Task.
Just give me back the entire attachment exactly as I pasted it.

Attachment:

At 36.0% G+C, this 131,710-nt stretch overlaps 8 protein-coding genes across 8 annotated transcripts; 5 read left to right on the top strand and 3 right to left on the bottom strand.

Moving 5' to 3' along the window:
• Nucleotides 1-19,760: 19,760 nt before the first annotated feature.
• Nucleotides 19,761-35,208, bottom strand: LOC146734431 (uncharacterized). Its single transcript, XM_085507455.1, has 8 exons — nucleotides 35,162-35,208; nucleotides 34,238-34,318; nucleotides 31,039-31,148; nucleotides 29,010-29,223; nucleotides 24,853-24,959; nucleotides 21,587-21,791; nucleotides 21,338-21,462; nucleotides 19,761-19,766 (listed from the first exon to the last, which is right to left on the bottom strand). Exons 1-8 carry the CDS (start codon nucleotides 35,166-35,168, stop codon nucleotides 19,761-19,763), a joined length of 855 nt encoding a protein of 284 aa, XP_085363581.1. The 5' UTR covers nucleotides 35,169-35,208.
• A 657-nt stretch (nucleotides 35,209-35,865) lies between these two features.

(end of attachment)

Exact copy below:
At 36.0% G+C, this 131,710-nt stretch overlaps 8 protein-coding genes across 8 annotated transcripts; 5 read left to right on the top strand and 3 right to left on the bottom strand.

Moving 5' to 3' along the window:
• Nucleotides 1-19,760: 19,760 nt before the first annotated feature.
• Nucleotides 19,761-35,208, bottom strand: LOC146734431 (uncharacterized). Its single transcript, XM_085507455.1, has 8 exons — nucleotides 35,162-35,208; nucleotides 34,238-34,318; nucleotides 31,039-31,148; nucleotides 29,010-29,223; nucleotides 24,853-24,959; nucleotides 21,587-21,791; nucleotides 21,338-21,462; nucleotides 19,761-19,766 (listed from the first exon to the last, which is right to left on the bottom strand). Exons 1-8 carry the CDS (start codon nucleotides 35,166-35,168, stop codon nucleotides 19,761-19,763), a joined length of 855 nt encoding a protein of 284 aa, XP_085363581.1. The 5' UTR covers nucleotides 35,169-35,208.
• A 657-nt stretch (nucleotides 35,209-35,865) lies between these two features.